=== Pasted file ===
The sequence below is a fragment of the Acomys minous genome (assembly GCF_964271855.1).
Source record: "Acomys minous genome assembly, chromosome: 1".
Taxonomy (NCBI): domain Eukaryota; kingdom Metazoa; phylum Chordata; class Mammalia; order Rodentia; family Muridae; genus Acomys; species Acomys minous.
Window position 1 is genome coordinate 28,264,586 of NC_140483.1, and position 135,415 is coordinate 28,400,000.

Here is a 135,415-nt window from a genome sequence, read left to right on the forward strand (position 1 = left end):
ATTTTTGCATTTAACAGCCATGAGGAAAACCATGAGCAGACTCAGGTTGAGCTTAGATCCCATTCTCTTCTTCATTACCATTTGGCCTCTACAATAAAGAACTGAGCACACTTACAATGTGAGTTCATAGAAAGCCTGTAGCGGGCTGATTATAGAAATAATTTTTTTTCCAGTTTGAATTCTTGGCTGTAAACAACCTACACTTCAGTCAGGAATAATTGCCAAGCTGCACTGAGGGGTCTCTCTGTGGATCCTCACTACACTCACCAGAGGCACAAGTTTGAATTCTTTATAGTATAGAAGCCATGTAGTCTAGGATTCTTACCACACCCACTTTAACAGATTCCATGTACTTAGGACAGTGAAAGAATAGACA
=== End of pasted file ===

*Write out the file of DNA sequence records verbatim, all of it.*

The sequence below is a fragment of the Acomys minous genome (assembly GCF_964271855.1).
Source record: "Acomys minous genome assembly, chromosome: 1".
Taxonomy (NCBI): domain Eukaryota; kingdom Metazoa; phylum Chordata; class Mammalia; order Rodentia; family Muridae; genus Acomys; species Acomys minous.
Window position 1 is genome coordinate 28,264,586 of NC_140483.1, and position 135,415 is coordinate 28,400,000.

Here is a 135,415-nt window from a genome sequence, read left to right on the forward strand (position 1 = left end):
ATTTTTGCATTTAACAGCCATGAGGAAAACCATGAGCAGACTCAGGTTGAGCTTAGATCCCATTCTCTTCTTCATTACCATTTGGCCTCTACAATAAAGAACTGAGCACACTTACAATGTGAGTTCATAGAAAGCCTGTAGCGGGCTGATTATAGAAATAATTTTTTTTCCAGTTTGAATTCTTGGCTGTAAACAACCTACACTTCAGTCAGGAATAATTGCCAAGCTGCACTGAGGGGTCTCTCTGTGGATCCTCACTACACTCACCAGAGGCACAAGTTTGAATTCTTTATAGTATAGAAGCCATGTAGTCTAGGATTCTTACCACACCCACTTTAACAGATTCCATGTACTTAGGACAGTGAAAGAATAGACA